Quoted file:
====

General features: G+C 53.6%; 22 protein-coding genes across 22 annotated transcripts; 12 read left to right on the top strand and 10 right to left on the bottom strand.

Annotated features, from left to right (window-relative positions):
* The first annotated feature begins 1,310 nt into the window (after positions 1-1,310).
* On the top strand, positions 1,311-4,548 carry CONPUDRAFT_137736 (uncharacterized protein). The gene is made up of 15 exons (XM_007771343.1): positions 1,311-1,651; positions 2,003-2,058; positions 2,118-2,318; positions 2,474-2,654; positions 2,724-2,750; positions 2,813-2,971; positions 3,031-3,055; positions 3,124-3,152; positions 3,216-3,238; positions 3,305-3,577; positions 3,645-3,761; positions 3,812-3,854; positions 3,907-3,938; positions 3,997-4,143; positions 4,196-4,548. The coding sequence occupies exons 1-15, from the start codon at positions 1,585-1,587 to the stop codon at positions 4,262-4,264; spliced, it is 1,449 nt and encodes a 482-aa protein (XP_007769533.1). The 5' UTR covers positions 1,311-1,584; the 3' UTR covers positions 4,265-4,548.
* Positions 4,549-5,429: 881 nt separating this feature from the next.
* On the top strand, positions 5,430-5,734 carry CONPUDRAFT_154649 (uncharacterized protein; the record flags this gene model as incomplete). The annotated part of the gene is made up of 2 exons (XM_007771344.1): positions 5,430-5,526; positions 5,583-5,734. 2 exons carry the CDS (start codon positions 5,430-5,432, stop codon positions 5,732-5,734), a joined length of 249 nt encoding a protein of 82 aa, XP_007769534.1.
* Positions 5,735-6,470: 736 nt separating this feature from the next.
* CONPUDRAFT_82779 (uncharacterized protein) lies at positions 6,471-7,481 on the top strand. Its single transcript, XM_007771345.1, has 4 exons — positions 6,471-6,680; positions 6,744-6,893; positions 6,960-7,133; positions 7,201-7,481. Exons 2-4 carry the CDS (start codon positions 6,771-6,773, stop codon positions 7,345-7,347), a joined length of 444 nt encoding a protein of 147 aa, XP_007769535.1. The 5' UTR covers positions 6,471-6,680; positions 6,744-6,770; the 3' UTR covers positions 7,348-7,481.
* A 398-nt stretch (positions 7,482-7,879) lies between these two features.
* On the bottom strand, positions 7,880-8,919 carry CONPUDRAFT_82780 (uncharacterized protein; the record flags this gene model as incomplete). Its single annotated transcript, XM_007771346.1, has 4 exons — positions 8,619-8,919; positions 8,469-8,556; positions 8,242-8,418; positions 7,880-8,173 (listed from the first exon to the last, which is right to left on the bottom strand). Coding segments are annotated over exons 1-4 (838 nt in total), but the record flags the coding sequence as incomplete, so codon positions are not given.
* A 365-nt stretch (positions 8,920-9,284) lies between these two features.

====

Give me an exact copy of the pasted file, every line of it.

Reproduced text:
General features: G+C 53.6%; 22 protein-coding genes across 22 annotated transcripts; 12 read left to right on the top strand and 10 right to left on the bottom strand.

Annotated features, from left to right (window-relative positions):
* The first annotated feature begins 1,310 nt into the window (after positions 1-1,310).
* On the top strand, positions 1,311-4,548 carry CONPUDRAFT_137736 (uncharacterized protein). The gene is made up of 15 exons (XM_007771343.1): positions 1,311-1,651; positions 2,003-2,058; positions 2,118-2,318; positions 2,474-2,654; positions 2,724-2,750; positions 2,813-2,971; positions 3,031-3,055; positions 3,124-3,152; positions 3,216-3,238; positions 3,305-3,577; positions 3,645-3,761; positions 3,812-3,854; positions 3,907-3,938; positions 3,997-4,143; positions 4,196-4,548. The coding sequence occupies exons 1-15, from the start codon at positions 1,585-1,587 to the stop codon at positions 4,262-4,264; spliced, it is 1,449 nt and encodes a 482-aa protein (XP_007769533.1). The 5' UTR covers positions 1,311-1,584; the 3' UTR covers positions 4,265-4,548.
* Positions 4,549-5,429: 881 nt separating this feature from the next.
* On the top strand, positions 5,430-5,734 carry CONPUDRAFT_154649 (uncharacterized protein; the record flags this gene model as incomplete). The annotated part of the gene is made up of 2 exons (XM_007771344.1): positions 5,430-5,526; positions 5,583-5,734. 2 exons carry the CDS (start codon positions 5,430-5,432, stop codon positions 5,732-5,734), a joined length of 249 nt encoding a protein of 82 aa, XP_007769534.1.
* Positions 5,735-6,470: 736 nt separating this feature from the next.
* CONPUDRAFT_82779 (uncharacterized protein) lies at positions 6,471-7,481 on the top strand. Its single transcript, XM_007771345.1, has 4 exons — positions 6,471-6,680; positions 6,744-6,893; positions 6,960-7,133; positions 7,201-7,481. Exons 2-4 carry the CDS (start codon positions 6,771-6,773, stop codon positions 7,345-7,347), a joined length of 444 nt encoding a protein of 147 aa, XP_007769535.1. The 5' UTR covers positions 6,471-6,680; positions 6,744-6,770; the 3' UTR covers positions 7,348-7,481.
* A 398-nt stretch (positions 7,482-7,879) lies between these two features.
* On the bottom strand, positions 7,880-8,919 carry CONPUDRAFT_82780 (uncharacterized protein; the record flags this gene model as incomplete). Its single annotated transcript, XM_007771346.1, has 4 exons — positions 8,619-8,919; positions 8,469-8,556; positions 8,242-8,418; positions 7,880-8,173 (listed from the first exon to the last, which is right to left on the bottom strand). Coding segments are annotated over exons 1-4 (838 nt in total), but the record flags the coding sequence as incomplete, so codon positions are not given.
* A 365-nt stretch (positions 8,920-9,284) lies between these two features.